The Jordan Times | 17 April 2018
Jordan, Turkey to renegotiate suspended FTA
by Mohammad Ghazal
Amman: Turkish authorities are ready to look into Jordan’s conditions to reactivate the suspended free trade agreement (FTA) between the two countries, Minister of Industry, Trade and Supply Yarub Qudah said Tuesday.
“We have received a request from Turkey to present our demands and conditions to reactivate the free trade agreement,” the minister told The Jordan Times on Tuesday, adding that an official delegation from Jordan will visit Turkey this week to meet Turkish officials over the issue.
The visit will be the first since Jordan suspended the deal in March, he said.
Earlier this month, the ministry announced several conditions for resuming the deal including the Turkish side’s consent to measures Jordan will devise to protect local industries and agreement to increase technical assistance to Jordan as stipulated by the FTA. Ankara is also requested to reconsider the “strict” rules of origin specifications it applies to Jordan’s exports.
“If the Turkish officials agree on our conditions, we will reconsider the decision to suspend the deal…Then, we will renegotiate the agreement,” Qudah said.
Jordan also wants Turkey to adopt the same relaxed rules of origin Jordan enjoys under a deal signed with the EU excluding some of the EU’s articles that condition employing Syrians for facilities to be eligible to export local products to its markets, the minister explained.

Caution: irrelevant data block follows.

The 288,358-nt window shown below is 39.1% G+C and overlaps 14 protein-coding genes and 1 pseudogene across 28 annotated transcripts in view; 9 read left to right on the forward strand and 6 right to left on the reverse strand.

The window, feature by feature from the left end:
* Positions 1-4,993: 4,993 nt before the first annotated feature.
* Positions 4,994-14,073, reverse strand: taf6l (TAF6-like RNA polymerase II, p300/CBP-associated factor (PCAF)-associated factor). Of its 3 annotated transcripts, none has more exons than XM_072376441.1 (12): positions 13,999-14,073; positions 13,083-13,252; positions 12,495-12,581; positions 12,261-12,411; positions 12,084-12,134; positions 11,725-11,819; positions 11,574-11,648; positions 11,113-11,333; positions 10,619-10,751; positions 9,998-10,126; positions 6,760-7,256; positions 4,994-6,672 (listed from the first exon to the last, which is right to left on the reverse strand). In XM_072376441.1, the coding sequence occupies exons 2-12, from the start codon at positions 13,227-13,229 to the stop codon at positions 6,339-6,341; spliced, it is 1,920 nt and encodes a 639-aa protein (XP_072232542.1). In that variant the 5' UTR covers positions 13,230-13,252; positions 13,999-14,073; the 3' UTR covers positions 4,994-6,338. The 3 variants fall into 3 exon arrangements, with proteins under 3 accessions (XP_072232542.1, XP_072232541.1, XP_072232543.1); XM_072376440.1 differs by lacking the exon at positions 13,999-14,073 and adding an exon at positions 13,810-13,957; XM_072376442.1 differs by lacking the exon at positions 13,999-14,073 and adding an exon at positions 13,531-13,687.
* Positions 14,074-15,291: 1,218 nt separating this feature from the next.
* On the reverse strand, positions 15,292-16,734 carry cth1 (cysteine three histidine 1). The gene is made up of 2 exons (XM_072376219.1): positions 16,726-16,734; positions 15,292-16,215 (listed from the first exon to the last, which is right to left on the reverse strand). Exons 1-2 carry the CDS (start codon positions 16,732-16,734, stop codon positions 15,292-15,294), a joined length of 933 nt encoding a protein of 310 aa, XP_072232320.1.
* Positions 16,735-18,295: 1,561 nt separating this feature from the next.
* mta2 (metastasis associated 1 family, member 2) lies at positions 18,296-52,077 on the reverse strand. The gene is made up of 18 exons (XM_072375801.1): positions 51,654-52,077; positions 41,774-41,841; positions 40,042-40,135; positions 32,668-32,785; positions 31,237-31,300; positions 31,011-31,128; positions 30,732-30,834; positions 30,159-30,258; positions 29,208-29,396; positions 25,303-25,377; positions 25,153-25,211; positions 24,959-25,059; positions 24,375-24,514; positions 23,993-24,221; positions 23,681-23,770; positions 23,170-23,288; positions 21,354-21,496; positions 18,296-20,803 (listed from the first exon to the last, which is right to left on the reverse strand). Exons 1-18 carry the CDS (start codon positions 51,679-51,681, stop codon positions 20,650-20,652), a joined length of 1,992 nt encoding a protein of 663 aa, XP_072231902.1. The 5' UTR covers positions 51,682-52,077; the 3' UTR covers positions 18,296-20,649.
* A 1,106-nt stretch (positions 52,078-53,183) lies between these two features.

“We want to ensure fairness for both sides through this agreement….We want both countries to benefit from the FTA and we want at the same time to protect our industries,” said the minister.
According to official figures, the trade balance between the two countries has been heavily in favour of Turkey.
In 2017, Jordan’s exports to Turkey reached JD65.8 million, while imports from the partner country amounted in value to JD484 million, according to the Department of Statistics.
The decision to suspend the 7-year bilateral deal was welcomed by industrialists but slammed by traders.
At the time, government officials said that Turkey had failed to transfer know-how to improve national industries as agreed upon in the deal.